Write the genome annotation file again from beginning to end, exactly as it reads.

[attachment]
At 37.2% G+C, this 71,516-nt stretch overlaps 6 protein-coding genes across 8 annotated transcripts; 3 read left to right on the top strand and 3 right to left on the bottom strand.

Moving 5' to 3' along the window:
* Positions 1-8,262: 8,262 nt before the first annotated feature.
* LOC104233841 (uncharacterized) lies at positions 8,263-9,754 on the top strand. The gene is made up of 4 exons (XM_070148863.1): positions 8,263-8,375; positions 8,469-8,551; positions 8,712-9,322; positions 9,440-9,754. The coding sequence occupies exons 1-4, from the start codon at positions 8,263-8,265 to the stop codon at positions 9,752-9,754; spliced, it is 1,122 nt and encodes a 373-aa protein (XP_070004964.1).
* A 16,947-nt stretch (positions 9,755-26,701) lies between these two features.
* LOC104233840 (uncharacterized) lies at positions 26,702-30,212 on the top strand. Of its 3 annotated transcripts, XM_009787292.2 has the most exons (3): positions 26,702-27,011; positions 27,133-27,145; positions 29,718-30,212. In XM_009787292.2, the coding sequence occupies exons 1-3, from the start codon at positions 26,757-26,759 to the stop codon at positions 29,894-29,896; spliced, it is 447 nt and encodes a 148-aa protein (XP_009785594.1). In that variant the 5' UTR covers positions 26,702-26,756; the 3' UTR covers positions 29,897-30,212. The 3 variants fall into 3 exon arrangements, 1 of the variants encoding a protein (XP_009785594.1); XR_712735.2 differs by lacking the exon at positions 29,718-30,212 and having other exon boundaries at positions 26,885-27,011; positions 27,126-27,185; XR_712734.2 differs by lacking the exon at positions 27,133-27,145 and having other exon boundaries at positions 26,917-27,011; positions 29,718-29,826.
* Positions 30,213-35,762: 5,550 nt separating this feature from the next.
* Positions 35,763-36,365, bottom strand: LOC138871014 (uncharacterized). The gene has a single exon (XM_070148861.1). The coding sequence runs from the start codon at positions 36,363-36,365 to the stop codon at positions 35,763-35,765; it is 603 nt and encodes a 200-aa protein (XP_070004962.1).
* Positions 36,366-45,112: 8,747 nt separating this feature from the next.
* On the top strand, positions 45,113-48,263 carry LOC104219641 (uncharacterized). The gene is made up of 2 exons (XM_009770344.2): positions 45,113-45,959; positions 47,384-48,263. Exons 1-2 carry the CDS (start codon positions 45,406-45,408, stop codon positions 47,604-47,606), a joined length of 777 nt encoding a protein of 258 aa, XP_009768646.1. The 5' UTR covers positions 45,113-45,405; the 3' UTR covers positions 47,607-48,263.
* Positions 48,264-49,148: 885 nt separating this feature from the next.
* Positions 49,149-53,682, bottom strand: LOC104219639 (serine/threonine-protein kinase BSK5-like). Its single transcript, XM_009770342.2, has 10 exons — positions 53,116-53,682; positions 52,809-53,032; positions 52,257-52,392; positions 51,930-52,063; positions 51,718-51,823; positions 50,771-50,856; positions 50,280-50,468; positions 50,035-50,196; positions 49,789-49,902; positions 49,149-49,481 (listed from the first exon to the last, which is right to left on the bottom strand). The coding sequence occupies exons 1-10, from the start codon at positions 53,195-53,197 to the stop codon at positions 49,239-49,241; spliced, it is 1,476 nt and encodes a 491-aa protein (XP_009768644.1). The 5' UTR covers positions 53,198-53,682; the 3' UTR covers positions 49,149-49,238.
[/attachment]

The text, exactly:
At 37.2% G+C, this 71,516-nt stretch overlaps 6 protein-coding genes across 8 annotated transcripts; 3 read left to right on the top strand and 3 right to left on the bottom strand.

Moving 5' to 3' along the window:
* Positions 1-8,262: 8,262 nt before the first annotated feature.
* LOC104233841 (uncharacterized) lies at positions 8,263-9,754 on the top strand. The gene is made up of 4 exons (XM_070148863.1): positions 8,263-8,375; positions 8,469-8,551; positions 8,712-9,322; positions 9,440-9,754. The coding sequence occupies exons 1-4, from the start codon at positions 8,263-8,265 to the stop codon at positions 9,752-9,754; spliced, it is 1,122 nt and encodes a 373-aa protein (XP_070004964.1).
* A 16,947-nt stretch (positions 9,755-26,701) lies between these two features.
* LOC104233840 (uncharacterized) lies at positions 26,702-30,212 on the top strand. Of its 3 annotated transcripts, XM_009787292.2 has the most exons (3): positions 26,702-27,011; positions 27,133-27,145; positions 29,718-30,212. In XM_009787292.2, the coding sequence occupies exons 1-3, from the start codon at positions 26,757-26,759 to the stop codon at positions 29,894-29,896; spliced, it is 447 nt and encodes a 148-aa protein (XP_009785594.1). In that variant the 5' UTR covers positions 26,702-26,756; the 3' UTR covers positions 29,897-30,212. The 3 variants fall into 3 exon arrangements, 1 of the variants encoding a protein (XP_009785594.1); XR_712735.2 differs by lacking the exon at positions 29,718-30,212 and having other exon boundaries at positions 26,885-27,011; positions 27,126-27,185; XR_712734.2 differs by lacking the exon at positions 27,133-27,145 and having other exon boundaries at positions 26,917-27,011; positions 29,718-29,826.
* Positions 30,213-35,762: 5,550 nt separating this feature from the next.
* Positions 35,763-36,365, bottom strand: LOC138871014 (uncharacterized). The gene has a single exon (XM_070148861.1). The coding sequence runs from the start codon at positions 36,363-36,365 to the stop codon at positions 35,763-35,765; it is 603 nt and encodes a 200-aa protein (XP_070004962.1).
* Positions 36,366-45,112: 8,747 nt separating this feature from the next.
* On the top strand, positions 45,113-48,263 carry LOC104219641 (uncharacterized). The gene is made up of 2 exons (XM_009770344.2): positions 45,113-45,959; positions 47,384-48,263. Exons 1-2 carry the CDS (start codon positions 45,406-45,408, stop codon positions 47,604-47,606), a joined length of 777 nt encoding a protein of 258 aa, XP_009768646.1. The 5' UTR covers positions 45,113-45,405; the 3' UTR covers positions 47,607-48,263.
* Positions 48,264-49,148: 885 nt separating this feature from the next.
* Positions 49,149-53,682, bottom strand: LOC104219639 (serine/threonine-protein kinase BSK5-like). Its single transcript, XM_009770342.2, has 10 exons — positions 53,116-53,682; positions 52,809-53,032; positions 52,257-52,392; positions 51,930-52,063; positions 51,718-51,823; positions 50,771-50,856; positions 50,280-50,468; positions 50,035-50,196; positions 49,789-49,902; positions 49,149-49,481 (listed from the first exon to the last, which is right to left on the bottom strand). The coding sequence occupies exons 1-10, from the start codon at positions 53,195-53,197 to the stop codon at positions 49,239-49,241; spliced, it is 1,476 nt and encodes a 491-aa protein (XP_009768644.1). The 5' UTR covers positions 53,198-53,682; the 3' UTR covers positions 49,149-49,238.